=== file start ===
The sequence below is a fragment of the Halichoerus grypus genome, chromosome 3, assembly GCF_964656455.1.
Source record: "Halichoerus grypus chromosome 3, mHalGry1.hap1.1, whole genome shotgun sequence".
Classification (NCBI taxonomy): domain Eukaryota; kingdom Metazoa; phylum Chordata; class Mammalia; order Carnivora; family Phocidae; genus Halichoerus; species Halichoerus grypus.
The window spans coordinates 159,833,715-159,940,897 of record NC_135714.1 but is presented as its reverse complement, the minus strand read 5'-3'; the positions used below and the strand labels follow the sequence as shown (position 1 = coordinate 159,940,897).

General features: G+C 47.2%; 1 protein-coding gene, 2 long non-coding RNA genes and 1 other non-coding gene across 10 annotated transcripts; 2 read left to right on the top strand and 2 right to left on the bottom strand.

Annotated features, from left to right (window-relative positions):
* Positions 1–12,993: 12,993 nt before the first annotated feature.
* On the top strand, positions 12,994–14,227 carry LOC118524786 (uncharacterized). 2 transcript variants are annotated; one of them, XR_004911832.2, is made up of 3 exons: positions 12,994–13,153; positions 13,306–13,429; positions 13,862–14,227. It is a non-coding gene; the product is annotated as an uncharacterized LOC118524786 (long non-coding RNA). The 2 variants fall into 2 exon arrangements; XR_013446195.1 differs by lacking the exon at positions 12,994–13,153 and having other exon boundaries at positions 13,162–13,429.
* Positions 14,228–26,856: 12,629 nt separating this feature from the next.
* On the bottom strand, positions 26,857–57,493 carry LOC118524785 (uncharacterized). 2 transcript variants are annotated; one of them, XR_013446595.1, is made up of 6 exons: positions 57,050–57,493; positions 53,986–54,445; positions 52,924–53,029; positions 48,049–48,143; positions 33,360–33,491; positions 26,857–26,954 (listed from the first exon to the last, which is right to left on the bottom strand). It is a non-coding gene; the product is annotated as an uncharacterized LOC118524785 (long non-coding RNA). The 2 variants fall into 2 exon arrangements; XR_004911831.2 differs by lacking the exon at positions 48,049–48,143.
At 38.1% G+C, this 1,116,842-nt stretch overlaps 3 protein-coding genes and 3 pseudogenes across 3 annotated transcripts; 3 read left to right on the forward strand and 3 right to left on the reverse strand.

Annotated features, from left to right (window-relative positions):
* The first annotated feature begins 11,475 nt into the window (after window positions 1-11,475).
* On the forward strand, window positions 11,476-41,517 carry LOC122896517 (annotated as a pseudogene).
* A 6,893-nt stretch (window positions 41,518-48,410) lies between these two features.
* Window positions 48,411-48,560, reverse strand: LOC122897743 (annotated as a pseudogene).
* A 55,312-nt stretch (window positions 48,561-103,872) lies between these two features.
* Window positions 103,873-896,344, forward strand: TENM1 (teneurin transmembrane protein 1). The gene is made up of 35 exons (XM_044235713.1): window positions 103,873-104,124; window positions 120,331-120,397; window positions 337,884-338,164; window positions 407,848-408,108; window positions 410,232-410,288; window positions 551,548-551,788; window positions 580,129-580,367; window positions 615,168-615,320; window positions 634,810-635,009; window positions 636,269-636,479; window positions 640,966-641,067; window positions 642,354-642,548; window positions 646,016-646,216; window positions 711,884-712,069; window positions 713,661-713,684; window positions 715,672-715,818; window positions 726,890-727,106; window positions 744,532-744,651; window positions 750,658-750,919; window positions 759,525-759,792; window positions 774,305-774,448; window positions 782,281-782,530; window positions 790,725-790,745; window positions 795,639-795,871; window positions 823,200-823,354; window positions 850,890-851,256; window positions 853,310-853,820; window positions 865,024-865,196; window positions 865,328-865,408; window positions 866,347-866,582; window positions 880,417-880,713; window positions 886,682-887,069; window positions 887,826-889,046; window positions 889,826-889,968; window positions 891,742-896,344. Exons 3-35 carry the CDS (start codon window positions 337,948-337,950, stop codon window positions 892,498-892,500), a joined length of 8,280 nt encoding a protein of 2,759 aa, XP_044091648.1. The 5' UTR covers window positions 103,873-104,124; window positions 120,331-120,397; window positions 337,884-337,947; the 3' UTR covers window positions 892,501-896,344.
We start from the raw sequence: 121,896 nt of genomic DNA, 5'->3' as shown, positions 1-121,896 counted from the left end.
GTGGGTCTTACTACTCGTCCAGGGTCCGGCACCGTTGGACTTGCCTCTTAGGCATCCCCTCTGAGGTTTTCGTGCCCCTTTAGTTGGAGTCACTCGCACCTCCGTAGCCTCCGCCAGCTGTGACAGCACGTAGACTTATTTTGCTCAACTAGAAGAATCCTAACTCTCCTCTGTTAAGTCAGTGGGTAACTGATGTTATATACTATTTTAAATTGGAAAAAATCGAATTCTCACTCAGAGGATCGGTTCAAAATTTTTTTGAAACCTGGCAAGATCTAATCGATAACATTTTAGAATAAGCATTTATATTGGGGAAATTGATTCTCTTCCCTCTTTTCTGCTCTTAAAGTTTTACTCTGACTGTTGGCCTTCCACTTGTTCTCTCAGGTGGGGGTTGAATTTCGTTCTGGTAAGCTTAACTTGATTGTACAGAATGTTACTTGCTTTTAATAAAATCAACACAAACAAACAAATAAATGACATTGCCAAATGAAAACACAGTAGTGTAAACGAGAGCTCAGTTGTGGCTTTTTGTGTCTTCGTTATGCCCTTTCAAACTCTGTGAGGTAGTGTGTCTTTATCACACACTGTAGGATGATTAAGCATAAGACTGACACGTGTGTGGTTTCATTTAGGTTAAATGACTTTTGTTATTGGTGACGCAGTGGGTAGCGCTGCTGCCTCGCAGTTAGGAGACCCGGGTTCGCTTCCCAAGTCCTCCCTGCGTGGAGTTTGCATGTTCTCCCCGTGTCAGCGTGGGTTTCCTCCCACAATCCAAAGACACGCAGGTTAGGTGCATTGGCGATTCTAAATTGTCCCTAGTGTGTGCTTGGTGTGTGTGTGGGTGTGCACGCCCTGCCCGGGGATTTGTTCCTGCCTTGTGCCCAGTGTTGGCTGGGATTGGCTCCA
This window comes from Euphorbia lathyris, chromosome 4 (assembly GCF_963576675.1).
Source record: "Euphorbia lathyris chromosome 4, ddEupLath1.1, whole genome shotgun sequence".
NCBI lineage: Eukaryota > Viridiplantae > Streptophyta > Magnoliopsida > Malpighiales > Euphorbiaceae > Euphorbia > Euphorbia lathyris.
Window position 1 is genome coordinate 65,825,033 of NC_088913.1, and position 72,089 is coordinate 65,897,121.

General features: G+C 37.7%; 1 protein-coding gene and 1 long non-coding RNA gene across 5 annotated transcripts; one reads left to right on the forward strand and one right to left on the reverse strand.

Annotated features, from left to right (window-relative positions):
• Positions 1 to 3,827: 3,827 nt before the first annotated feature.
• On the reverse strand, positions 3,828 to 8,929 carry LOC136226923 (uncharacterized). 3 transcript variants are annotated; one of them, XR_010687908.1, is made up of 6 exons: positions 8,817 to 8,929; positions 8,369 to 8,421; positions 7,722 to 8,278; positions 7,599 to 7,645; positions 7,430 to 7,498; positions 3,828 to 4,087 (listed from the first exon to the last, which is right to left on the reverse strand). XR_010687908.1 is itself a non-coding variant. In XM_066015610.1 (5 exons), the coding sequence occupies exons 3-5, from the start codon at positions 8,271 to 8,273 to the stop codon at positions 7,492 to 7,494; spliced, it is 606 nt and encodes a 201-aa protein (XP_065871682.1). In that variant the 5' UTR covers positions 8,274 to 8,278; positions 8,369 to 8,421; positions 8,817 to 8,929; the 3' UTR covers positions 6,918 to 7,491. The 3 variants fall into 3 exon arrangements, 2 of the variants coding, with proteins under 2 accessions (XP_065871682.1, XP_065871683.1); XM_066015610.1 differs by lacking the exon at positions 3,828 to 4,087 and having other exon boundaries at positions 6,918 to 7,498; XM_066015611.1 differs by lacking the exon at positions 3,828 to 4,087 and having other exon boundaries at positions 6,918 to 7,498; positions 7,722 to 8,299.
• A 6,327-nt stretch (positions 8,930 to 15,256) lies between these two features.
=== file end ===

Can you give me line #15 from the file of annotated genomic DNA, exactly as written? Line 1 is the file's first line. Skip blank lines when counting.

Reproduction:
* A 6,893-nt stretch (window positions 41,518-48,410) lies between these two features.